2018 Economic Trends Affecting Real Estate
Economic & Real Estate Outlook
Lawrence Yun, Ph.D., Chief Economist National Association of Realtors
Eastern Connecticut Association of Realtors Resource Conference
February 7, 2018
More people are moving out of Connecticut than are moving in. Eastern CT has shown growth for three straight years as opposed to western CT. Looking at all of the pluses and minuses let us discuss the following:
$10,000 with SALT for property deduction
$750,000 mortgage interest deduction limit
$24,000 (was $12,000) personal deduction
1031 exchange had no change
No capital gains on homes lived in for two years (unchanged)
Very little change in commercial real estate taxes
86% of CT homeowners pay less than $10,000 in property taxes
91% (96% in eastern CT) of homeowners have less than $750,000 on mortgages
Housing Stats in Eastern CT
Single family units up 6% in 2017
Condo unit sales up 14%
Going into 2018 the trend is going sideways like 2013
Quantative Easing (printing money in 2013 to help economy), was done to keep interest rates down.
In November, interest rates went up, business conditions believed to improve.
Trump campaigned on infrastructure improvements, so there is an anticipation of higher govt spending
However, sales activity has been rising, consumers think it is a better time to buy a home.
The Stock Market is much higher than 1 year ago. Consumer Confidence is also much higher since the election. Higher mortgage rates have not affected home buying.
Home prices are also rising nationally but in New London County the rise is much more modest, perhaps explaining why homes are selling better in eastern CT than western CT.
Income is increasing but not as fast as home prices. The difficulty in saving for down payments is slightly increasing. Inventory of homes for sale is very tight in Eastern CT compared to western CT.
Actual tenure in homes has been increasing from 6-7 years to around 10 years. Pent up seller opportunity exists.
Builders have been under the 50 year average for new homes. Home ownership has been declining, while renting has increased. Home ownership builds wealth but renters are being denied the opportunity, especially those people with student debt.
The housing market is much healthier as foreclosure rates decrease. CT traditionally has had lower rates than the national average until 2011 when the national average went lower than the state average.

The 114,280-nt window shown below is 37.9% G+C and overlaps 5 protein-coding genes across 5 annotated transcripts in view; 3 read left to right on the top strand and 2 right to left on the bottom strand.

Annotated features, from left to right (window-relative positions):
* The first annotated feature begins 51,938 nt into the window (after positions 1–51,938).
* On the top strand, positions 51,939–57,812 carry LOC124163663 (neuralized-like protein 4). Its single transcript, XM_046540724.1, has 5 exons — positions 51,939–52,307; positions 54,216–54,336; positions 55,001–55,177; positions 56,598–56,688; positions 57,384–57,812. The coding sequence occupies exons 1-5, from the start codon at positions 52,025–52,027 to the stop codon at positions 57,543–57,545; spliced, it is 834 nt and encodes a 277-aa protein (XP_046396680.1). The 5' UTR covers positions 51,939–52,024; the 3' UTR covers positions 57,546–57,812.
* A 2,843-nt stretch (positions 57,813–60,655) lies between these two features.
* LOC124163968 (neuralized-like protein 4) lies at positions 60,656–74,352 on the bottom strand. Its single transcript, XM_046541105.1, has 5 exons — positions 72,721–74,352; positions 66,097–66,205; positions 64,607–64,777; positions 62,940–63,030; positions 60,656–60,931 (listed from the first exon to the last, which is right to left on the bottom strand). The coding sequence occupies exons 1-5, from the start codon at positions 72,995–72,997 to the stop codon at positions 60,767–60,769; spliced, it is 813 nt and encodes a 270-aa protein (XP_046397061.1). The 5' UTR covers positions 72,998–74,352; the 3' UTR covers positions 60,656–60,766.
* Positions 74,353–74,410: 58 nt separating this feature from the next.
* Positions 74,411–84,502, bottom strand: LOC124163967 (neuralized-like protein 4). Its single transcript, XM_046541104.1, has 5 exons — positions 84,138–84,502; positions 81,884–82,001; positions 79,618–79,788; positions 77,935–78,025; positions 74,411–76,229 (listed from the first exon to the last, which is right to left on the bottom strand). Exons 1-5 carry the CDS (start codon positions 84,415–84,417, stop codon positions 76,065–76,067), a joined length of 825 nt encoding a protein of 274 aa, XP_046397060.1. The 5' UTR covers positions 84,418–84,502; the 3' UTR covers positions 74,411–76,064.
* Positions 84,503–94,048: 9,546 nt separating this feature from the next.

Tax Reform was put in place to improve the economy. 2018 looks like GDP will top 3%.
Nationwide job rate growth is rising dramatically compared to the flat line of Eastern CT. Job openings for the country is sky high. Unemployment nationwide is at historic lows.
Commercial investment has been good for software and equipment but slow for buildings. Export and import are both rising but exports are not keeping pace with imports.
There is a Commercial Real Esate construction workers shortage. A concerted effort is being made to improve the image and enrollment of trade schools to fill the well paid construction worker jobs shortage.
Inflation is starting to be a concern. Quantative Easing is starting to sell money instead of printing money, meaning interest rates are being raised. The Federal Reserve has raised the interest rates and they are anticipated to increase as the year goes on. A 5% mortgage rate is also anticipated which is still a very good rate historically but higher compared to recent trends.
Economic Bubbles exist everywhere. Commodities, Oil, Gold, Stock Prices, Commercial Real Estate, Residential Real Estate…
Renter’s ages have been increasing but should level off inceasing the number of potential home buyers.
Cap Rates (NCREIF) are historically low because commercial investment had been rising. Quantative Uneasing is a factor. With the slowdown of Commercial Investment owners will need to either raise rents or lower sales prices.
Builders will focus on lesser priced homes due to the tax changes on higher priced homes. Lower priced homes are in demand raising their prices.
Stock market volatility in the short term is not a concern to economists as the long term outlook has remained strong.
Historically low interest rates and a shortage of inventory are making for a good sellers real estate market in eastern Connecticut.